Joseph Conrad's 1899 novella is a product of dark historical energies that continue to shape our contemporary world.
The destructive effect section 44 of the Constitution has on our political process is painfully evident, but the opportunity for a referendum to solve the problem is being wasted, writes George Williams.
When reporting of a tragedy raises questions about media conduct, we are left wondering who will be the guardian of information presented in the public interest, writes Shaun Carney.
While codes of conduct in banking may help, the tsunami of financial regulation over the past few decades has swept aside much of the sense of personal accountability.
New jobs and investment for Australia's growing space industry are promised with the backing of the new space agency. It's hoped that all states and territories will benefit from a national approach.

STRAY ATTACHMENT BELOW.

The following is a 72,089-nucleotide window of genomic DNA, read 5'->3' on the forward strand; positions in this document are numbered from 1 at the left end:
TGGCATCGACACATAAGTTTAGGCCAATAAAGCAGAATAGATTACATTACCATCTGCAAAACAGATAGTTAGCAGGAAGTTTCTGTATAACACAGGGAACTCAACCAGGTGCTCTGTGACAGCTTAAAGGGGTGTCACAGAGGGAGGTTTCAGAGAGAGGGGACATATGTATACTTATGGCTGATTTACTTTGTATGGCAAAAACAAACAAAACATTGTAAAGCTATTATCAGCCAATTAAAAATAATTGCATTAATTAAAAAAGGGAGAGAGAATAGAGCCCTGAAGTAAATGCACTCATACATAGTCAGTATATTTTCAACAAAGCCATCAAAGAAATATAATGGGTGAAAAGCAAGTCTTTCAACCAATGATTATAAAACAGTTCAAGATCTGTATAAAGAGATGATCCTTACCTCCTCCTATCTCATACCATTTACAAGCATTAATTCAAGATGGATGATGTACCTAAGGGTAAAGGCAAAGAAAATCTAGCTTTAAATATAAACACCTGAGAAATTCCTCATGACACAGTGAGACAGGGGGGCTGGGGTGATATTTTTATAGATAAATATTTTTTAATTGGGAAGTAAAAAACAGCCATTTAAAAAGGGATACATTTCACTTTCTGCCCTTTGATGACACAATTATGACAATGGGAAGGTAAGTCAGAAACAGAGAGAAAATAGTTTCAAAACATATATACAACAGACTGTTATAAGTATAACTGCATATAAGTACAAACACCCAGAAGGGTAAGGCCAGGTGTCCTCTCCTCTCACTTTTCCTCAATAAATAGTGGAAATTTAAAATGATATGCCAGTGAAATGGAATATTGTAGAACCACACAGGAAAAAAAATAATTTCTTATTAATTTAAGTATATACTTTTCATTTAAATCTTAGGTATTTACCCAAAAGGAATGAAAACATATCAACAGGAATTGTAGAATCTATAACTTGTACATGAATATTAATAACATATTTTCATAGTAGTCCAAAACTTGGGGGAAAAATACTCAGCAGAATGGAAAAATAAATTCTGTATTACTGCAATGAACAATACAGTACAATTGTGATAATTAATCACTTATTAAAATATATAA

Consumers should not be blamed for failing to read online privacy policies. Instead, the system needs to be fixed.
A decade after the launch of a national campaign against homelessness, the trends are all going the wrong way. A new annual report highlights what's gone wrong and what must be done.
It is some years since such a classical work as Yvette Coppersmith's has won the Archibald. Hers is a most intelligent self-portrait in the very mannered style of George Lambert’s work.
The changes announced in the latest federal budget could save members up to $3billion, but they don't tackle the problems of total disability insurance.
Burnout is hard to diagnose, as it is not featured in the manual of mental disorders - so more understanding is needed to treat the condition.